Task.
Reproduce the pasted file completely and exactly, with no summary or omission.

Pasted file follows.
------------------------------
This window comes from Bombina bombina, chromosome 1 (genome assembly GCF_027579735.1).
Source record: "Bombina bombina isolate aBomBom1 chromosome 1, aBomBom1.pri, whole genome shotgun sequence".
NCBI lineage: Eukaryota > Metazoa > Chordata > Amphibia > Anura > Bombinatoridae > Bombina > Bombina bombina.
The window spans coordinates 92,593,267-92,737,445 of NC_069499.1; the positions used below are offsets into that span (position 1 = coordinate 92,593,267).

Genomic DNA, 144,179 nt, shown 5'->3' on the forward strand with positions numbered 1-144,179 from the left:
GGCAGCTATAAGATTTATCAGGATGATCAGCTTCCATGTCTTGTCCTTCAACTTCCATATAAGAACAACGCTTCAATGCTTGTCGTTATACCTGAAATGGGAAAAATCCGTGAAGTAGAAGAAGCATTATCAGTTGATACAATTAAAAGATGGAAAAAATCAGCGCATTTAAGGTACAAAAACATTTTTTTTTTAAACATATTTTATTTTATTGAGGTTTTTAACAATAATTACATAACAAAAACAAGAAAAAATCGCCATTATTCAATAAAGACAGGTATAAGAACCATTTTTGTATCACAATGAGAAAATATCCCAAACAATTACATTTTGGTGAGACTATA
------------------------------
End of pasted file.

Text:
This window comes from Bombina bombina, chromosome 1 (genome assembly GCF_027579735.1).
Source record: "Bombina bombina isolate aBomBom1 chromosome 1, aBomBom1.pri, whole genome shotgun sequence".
NCBI lineage: Eukaryota > Metazoa > Chordata > Amphibia > Anura > Bombinatoridae > Bombina > Bombina bombina.
The window spans coordinates 92,593,267-92,737,445 of NC_069499.1; the positions used below are offsets into that span (position 1 = coordinate 92,593,267).

Genomic DNA, 144,179 nt, shown 5'->3' on the forward strand with positions numbered 1-144,179 from the left:
GGCAGCTATAAGATTTATCAGGATGATCAGCTTCCATGTCTTGTCCTTCAACTTCCATATAAGAACAACGCTTCAATGCTTGTCGTTATACCTGAAATGGGAAAAATCCGTGAAGTAGAAGAAGCATTATCAGTTGATACAATTAAAAGATGGAAAAAATCAGCGCATTTAAGGTACAAAAACATTTTTTTTTTAAACATATTTTATTTTATTGAGGTTTTTAACAATAATTACATAACAAAAACAAGAAAAAATCGCCATTATTCAATAAAGACAGGTATAAGAACCATTTTTGTATCACAATGAGAAAATATCCCAAACAATTACATTTTGGTGAGACTATA